Last month, a reader sent in a question asking for help in discovering a replacement for his discontinued Kevlar strings. (Readers are encouraged to submit questions here). Kevlar users are a little like NHL hockey fans—it’s not a huge following, but they’re passionate. Because there’s limited demand for the string, there aren’t a great deal of choices. Plus, polyesters have stolen some of the Kevlar appeal by offering solid durability with a more forgiving response. However, there’s no denying the supreme toughness of Kevlar strings. I’ve never put them to the test, but it wouldn’t surprise me if they are indeed bulletproof. For heavy-hitting, chronic string-breakers, and those accustomed to the firm response and tension maintenance of Kevlar, it’s difficult to find a similar substitute.
Ashaway is one company that still puts out several Kevlar models. Their Kevlar + Plus strings have braided-in PFTE filaments to help produce a softer feel and enhance playability. It’s still incredibly durable—the PFTE also decreases string abrasion—but not as stiff as pure Kevlar. Now Ashaway has made Kevlar + Plus 17g available in bulk reels of 360 feet (110 meters) and 720 feet (220 meters) to better serve players and stringers, especially in regards to hybrids.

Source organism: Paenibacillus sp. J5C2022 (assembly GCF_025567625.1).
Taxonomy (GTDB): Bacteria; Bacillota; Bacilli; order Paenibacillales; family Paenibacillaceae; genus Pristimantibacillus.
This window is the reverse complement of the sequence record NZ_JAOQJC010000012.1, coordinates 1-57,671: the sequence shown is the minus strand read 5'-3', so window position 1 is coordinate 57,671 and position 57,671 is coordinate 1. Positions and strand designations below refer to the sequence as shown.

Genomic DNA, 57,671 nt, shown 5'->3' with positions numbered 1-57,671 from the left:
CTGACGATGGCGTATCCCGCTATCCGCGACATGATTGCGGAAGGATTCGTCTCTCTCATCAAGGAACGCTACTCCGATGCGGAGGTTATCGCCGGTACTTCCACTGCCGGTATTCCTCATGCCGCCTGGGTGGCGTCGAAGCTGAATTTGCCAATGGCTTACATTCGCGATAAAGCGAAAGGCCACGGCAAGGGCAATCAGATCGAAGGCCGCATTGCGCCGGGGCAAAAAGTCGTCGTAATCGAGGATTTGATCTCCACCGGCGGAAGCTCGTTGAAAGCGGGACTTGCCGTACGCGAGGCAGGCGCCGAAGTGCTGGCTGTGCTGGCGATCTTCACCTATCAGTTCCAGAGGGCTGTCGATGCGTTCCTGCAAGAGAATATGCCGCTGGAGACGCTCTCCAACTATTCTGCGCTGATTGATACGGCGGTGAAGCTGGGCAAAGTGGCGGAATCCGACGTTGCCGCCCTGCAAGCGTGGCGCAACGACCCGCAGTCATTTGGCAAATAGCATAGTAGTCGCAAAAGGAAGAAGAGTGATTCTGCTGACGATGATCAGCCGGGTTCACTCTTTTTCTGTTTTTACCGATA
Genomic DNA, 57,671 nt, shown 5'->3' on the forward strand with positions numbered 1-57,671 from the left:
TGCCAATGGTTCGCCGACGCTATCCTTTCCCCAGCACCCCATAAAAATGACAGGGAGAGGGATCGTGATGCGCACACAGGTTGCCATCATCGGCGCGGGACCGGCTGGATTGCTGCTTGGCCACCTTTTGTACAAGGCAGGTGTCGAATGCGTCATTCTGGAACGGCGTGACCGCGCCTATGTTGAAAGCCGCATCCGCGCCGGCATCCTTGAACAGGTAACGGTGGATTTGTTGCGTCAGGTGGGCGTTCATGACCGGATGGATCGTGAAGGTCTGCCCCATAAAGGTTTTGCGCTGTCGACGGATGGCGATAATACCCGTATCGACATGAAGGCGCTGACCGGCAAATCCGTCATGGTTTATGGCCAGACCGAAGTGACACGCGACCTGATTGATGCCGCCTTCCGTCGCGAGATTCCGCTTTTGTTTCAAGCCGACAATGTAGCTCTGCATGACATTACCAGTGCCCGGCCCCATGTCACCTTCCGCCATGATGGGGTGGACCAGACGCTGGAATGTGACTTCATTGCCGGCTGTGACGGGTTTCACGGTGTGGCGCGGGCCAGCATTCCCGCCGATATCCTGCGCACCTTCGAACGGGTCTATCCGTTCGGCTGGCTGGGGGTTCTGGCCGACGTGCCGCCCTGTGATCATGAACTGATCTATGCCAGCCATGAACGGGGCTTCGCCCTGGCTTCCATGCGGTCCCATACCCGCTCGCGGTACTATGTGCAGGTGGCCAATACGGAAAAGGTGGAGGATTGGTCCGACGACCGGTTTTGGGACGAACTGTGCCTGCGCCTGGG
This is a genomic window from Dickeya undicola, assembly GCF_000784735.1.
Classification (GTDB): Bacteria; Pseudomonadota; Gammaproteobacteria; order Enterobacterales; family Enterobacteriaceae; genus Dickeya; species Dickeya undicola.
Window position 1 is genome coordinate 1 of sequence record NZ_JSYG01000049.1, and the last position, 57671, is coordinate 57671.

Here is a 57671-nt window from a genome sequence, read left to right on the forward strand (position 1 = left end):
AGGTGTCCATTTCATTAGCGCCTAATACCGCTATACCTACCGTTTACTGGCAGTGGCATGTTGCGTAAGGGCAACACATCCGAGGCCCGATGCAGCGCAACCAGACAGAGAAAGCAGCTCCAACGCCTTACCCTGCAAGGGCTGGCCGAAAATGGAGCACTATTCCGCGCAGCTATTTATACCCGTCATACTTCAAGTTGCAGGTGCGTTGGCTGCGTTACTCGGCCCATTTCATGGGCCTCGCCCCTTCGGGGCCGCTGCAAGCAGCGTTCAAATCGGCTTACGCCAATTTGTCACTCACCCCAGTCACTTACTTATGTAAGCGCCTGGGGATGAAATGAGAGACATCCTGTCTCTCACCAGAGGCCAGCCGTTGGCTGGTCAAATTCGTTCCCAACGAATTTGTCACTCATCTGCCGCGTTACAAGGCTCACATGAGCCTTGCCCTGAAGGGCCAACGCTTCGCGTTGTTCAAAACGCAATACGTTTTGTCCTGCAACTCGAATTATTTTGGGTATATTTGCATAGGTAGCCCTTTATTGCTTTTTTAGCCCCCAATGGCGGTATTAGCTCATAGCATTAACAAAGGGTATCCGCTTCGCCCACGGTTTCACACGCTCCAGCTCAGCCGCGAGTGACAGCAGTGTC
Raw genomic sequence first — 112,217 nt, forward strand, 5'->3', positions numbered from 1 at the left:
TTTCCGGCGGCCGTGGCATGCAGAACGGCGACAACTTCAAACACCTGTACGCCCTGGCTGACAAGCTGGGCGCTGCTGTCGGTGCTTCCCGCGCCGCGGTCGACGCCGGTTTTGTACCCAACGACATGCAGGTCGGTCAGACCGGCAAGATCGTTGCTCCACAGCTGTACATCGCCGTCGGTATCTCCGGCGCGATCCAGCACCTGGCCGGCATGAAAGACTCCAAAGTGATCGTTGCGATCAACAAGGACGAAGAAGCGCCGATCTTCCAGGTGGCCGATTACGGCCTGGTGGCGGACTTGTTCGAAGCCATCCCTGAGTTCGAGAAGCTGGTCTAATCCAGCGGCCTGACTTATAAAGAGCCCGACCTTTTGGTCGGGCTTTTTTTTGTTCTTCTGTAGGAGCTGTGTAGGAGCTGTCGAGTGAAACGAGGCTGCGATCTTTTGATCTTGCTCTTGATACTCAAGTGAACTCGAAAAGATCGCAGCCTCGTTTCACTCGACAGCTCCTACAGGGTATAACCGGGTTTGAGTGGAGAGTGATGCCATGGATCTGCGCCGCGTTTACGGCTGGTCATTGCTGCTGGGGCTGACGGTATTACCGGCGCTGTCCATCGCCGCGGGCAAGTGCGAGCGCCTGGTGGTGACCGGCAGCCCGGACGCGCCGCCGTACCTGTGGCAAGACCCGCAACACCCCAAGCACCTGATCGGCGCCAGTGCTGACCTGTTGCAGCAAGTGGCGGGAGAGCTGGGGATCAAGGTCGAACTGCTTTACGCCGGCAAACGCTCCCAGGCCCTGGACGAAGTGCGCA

Most players that use Kevlar do so in the mains of a hybrid because it provides a sturdy backbone to the string bed, along with good access to spin and control. Combining it with a soft multifilament in the crosses balances out the inherent stiffness of Kevlar for a far more forgiving response. Using reels of Kevlar (or any string) instead of sets cuts down on wasted extra string not used in the hybrid, and maximizes cost per string job. And if there's anything fans of Kevlar—the longest lasting string around—appreciate, it's good value.